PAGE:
Southwest, the largest low-fare carrier, doesn’t plan to use that pair, which would allow one Sunday round trip at flight-constrained Reagan, Whitney Eichinger, a spokeswoman for the Dallas-based carrier, said in an e-mail today.
“It’s only Sunday, and that is something that is very difficult for our schedule,” Eichinger said. “We do operate Saturday only in certain markets, but not Sunday only.”
Southwest’s acknowledgment accounts for the final pair of slots at Reagan that American agreed to divest to settle a federal antitrust lawsuit that sought to block its merger with US Airways Group Inc. The slots are prized by airlines because of flight limits at Reagan, which is used by business fliers who often pay higher fares.
American declined to comment, said Casey Norton, a spokesman who works for public relations firm Weber Shandwick.
American agreed to give up 52 slot pairs at Reagan and 17 pairs at New York’s LaGuardia. A slot allows for one takeoff or landing, and a pair is needed for a round trip. Reagan and LaGuardia are two of four major U.S. airports where the U.S. limits access to control congestion.
Southwest agreed to purchase a bundle of Reagan slots that included rights for 27 daily round trips and the unwanted Sunday pair, which “we did not pay for,” Eichinger said. JetBlue Airways Corp. is buying rights for 20 pairs and Virgin America Inc. for four. Terms of the sales, which must be approved by the U.S. Justice Department, haven’t been disclosed.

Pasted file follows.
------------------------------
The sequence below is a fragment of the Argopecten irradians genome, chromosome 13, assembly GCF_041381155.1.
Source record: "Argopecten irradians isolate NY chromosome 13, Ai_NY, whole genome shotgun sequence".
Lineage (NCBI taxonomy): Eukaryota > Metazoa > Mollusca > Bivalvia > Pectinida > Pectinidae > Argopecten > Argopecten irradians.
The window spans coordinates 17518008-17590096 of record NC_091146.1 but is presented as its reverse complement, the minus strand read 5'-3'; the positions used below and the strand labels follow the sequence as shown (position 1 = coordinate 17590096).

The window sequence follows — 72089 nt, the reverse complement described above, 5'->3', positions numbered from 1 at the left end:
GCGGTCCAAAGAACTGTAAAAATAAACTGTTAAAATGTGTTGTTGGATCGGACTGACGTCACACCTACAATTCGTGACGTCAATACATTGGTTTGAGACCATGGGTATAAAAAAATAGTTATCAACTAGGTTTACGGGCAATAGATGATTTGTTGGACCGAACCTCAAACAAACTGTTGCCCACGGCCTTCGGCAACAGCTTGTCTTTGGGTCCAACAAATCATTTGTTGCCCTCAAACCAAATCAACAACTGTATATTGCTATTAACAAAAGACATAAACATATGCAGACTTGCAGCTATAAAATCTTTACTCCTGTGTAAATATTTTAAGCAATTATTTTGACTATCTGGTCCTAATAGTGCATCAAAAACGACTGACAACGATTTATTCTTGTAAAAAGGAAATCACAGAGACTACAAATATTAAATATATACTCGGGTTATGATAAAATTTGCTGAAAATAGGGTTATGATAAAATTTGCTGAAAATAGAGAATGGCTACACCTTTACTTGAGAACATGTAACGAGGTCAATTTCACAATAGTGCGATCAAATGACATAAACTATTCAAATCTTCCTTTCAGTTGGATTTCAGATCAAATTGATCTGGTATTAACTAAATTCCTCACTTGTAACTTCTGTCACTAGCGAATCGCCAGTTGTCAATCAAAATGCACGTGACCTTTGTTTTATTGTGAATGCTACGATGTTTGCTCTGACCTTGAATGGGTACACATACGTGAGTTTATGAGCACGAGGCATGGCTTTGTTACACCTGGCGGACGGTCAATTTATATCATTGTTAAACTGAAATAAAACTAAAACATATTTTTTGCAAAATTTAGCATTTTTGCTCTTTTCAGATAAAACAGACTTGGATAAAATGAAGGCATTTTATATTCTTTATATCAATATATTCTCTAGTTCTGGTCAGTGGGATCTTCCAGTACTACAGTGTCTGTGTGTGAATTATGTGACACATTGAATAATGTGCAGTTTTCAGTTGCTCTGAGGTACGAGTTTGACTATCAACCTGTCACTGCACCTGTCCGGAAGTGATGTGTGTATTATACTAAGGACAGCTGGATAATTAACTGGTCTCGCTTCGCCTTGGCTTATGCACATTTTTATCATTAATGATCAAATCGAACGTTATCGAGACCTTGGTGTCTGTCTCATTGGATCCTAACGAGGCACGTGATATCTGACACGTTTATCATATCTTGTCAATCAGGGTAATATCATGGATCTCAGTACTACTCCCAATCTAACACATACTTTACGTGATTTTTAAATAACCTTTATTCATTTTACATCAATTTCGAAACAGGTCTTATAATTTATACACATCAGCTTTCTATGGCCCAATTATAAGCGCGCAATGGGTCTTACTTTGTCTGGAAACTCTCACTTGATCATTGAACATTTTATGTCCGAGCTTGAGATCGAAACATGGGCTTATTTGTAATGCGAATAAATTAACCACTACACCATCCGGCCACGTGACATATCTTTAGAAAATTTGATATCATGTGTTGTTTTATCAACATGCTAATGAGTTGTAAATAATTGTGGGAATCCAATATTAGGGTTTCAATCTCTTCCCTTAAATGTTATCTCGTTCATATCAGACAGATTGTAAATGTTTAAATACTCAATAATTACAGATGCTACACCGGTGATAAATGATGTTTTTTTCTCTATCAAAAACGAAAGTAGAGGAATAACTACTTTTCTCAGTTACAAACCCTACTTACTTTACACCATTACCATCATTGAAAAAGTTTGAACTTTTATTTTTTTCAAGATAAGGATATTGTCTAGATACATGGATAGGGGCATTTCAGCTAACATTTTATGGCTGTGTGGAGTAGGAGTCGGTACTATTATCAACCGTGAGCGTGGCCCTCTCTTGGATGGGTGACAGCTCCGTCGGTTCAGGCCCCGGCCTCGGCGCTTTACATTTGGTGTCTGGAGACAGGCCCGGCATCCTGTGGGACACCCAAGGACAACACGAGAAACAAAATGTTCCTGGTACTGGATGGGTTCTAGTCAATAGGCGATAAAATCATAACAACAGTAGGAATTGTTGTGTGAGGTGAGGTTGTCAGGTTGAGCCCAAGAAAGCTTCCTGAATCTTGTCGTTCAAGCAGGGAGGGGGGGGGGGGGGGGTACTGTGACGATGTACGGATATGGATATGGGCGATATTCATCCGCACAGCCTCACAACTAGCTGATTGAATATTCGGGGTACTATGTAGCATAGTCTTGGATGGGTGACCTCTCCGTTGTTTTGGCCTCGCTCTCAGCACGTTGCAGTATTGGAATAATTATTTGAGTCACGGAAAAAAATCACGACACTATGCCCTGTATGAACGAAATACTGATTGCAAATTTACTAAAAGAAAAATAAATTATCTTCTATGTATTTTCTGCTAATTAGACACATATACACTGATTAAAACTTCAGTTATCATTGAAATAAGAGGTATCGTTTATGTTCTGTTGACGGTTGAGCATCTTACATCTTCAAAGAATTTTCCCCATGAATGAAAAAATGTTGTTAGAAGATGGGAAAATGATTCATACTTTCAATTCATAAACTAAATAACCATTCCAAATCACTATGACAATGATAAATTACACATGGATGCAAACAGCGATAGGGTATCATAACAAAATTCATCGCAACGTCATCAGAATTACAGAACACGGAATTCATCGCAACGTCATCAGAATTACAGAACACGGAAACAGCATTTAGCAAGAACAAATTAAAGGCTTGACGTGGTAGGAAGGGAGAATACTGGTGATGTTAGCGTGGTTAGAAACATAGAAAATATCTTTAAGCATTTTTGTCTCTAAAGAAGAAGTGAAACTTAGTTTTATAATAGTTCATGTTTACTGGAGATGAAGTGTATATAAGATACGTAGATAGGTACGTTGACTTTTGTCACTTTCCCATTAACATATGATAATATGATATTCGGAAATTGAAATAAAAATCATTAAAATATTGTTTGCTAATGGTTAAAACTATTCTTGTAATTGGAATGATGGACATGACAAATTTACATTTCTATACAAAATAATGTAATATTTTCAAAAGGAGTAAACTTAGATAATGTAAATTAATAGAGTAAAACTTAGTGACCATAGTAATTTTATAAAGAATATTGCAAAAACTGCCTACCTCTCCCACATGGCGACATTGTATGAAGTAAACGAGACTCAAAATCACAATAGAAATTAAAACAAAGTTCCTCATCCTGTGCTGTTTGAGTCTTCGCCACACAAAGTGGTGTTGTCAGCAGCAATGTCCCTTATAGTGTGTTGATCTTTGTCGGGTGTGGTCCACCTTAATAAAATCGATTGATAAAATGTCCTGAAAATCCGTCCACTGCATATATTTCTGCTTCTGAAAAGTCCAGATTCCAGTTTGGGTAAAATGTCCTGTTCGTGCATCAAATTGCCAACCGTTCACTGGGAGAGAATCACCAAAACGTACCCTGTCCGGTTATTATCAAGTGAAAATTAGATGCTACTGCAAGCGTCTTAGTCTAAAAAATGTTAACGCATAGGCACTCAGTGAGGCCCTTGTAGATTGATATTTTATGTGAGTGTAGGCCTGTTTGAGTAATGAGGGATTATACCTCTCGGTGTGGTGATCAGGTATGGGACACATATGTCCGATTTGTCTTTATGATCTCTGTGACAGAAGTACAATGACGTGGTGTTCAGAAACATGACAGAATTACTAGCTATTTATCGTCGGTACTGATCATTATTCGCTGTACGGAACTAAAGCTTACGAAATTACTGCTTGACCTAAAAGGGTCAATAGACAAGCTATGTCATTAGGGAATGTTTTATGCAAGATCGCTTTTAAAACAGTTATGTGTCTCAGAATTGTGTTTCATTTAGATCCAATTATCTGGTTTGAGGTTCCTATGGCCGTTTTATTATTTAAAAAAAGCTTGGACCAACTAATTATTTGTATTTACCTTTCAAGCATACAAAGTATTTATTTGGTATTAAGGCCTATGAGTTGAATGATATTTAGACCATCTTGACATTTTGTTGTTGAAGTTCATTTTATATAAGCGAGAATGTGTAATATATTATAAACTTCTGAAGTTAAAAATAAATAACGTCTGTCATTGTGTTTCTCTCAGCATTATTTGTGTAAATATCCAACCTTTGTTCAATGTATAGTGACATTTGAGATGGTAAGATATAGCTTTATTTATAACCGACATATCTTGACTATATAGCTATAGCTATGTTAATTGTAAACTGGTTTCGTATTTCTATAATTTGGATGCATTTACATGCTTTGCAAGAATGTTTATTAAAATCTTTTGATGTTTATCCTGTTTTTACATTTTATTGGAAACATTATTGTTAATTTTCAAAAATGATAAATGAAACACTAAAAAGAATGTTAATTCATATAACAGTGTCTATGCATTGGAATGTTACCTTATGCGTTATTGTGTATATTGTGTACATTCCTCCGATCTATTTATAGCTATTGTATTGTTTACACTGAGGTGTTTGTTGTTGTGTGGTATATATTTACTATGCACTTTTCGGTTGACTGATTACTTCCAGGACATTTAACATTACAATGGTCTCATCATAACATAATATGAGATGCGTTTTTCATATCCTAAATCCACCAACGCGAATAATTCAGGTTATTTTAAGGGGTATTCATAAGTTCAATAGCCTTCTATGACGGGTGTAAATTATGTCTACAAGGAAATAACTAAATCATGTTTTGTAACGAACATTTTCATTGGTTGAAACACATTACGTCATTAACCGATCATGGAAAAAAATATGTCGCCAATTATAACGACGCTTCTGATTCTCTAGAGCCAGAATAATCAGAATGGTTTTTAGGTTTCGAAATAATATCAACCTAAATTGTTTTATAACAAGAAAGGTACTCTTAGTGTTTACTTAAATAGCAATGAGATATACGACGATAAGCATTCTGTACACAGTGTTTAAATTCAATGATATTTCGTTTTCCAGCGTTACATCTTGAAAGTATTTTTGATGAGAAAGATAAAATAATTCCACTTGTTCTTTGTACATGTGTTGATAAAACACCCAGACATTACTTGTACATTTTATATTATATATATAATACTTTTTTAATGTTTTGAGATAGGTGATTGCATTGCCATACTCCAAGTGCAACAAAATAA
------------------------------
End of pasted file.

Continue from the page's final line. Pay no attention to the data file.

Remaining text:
Virgin America, the U.S. low-cost carrier partly owned by U.K. billionaire Richard Branson, and Southwest also acquired slots sold by Fort Worth, Texas-based American at LaGuardia. Federal regulators required that the flying rights go to carriers that would offer lower fares and boost competition.
Under the lawsuit settlement, US Airways and former American parent AMR Corp. also agreed to give up two airport gates each at Boston Logan, Los Angeles International, Chicago O’Hare, Dallas Love Field and Miami International.
AMR and US Airways combined on Dec. 9 to create the world’s largest airline, based on passenger traffic.
Editors: John Lear and James Callan.